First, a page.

Larry Ellison Closes a Historic Chapter

The Oracle CEO and masterful strategist and deal maker is stepping down

The news that Larry Ellison was retiring from his role as CEO of Oracle came as a surprise although hindsight has provided clues aplenty for observers commenting on the affair. When the boss of one of the world’s largest enterprise software leaders decides to focus on sailing instead of attending his scheduled speech at an enormous annual conference then the writing is probably on the wall, they say. Others note his age, 70, and see a totem.

But Lawrence J. Ellison has always danced to his own tune. His devil-may-care attitude has served up gossip in large dollops but this has always been matched by huge respect from peers and rivals. He is regarded in his own life as an astounding, almost mythical, Gatsby-like character. It’s not going too far to say that his stepping down closes a chapter in Silicon Valley and US software history that incorporated Bill Gates, Steve Jobs, Scott McNealy and other luminous characters.

Stories of Ellison’s swashbuckling life are legion, many of them surely apocryphal and a few libellous. But his real contribution lies not in the fast cars, jets and big houses but in his career as a masterful builder of modern software enterprises.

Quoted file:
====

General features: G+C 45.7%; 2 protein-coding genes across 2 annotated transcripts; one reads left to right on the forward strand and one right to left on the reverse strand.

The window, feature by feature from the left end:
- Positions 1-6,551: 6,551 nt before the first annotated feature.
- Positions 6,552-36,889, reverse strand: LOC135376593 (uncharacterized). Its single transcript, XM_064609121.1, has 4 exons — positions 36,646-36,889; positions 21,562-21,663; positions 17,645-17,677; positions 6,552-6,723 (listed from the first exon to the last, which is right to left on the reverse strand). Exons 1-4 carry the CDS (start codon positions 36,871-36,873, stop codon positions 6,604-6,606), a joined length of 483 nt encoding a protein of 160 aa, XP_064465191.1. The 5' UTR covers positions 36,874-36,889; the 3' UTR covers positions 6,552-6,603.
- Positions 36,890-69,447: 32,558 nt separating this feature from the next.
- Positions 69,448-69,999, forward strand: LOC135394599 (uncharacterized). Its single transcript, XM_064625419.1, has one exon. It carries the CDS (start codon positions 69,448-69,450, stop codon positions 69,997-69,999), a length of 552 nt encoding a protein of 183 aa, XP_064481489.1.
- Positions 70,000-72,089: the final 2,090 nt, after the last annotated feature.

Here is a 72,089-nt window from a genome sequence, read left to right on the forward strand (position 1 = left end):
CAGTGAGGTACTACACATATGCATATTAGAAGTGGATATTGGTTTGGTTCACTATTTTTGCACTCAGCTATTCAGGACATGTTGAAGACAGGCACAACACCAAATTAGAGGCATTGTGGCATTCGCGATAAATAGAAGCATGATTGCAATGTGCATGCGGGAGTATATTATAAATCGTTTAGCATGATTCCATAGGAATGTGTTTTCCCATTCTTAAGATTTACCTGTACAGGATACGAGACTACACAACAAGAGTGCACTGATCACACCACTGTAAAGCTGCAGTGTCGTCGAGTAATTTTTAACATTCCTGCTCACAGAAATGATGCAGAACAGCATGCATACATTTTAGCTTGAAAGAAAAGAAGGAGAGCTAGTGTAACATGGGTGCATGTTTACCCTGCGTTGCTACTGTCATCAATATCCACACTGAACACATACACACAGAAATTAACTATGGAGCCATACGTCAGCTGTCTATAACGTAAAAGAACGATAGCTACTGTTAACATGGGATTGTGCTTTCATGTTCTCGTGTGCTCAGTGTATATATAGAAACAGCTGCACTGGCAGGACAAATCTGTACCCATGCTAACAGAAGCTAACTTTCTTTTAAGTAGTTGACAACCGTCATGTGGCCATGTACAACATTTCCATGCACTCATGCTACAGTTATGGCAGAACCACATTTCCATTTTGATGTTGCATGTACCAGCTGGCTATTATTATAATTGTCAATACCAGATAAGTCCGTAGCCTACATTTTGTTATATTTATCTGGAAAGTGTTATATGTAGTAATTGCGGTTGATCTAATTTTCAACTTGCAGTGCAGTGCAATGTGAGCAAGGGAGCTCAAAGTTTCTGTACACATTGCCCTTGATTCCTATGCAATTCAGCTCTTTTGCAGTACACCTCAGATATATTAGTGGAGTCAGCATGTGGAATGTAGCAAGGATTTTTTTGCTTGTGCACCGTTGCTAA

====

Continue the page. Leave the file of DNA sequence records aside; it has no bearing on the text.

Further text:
A capsule summary of his career will say that he built the world’s most successful database company, sustaining its success through extraordinary deal making that changed the negative perception of mergers and acquisitions in the industry. He was also a guiding hand, enabler and funding provider for several others, notably Pillar Data and NetSuite.

Such was Ellison’s power and persuasiveness that he created a new generation of company founders and CEOs from those he worked with. The likes of CEO Marc Benioff were cast in his image.

It’s hard to imagine Oracle without Ellison’s leadership but with his long-term deputy Safra Catz and former HP CEO Mark Hurd sharing duties, the old knock that he would not allow powerful figures in his cadre is given the lie.

Bill Gates has shown that there is work to be done after running one of the world’s largest organisations - often more important work too. Ellison has long pursued a fascination with science and he is extraordinarily wealthy; it will be fascinating to watch his next steps.


Martin Veitch is Editorial Director at IDG Connect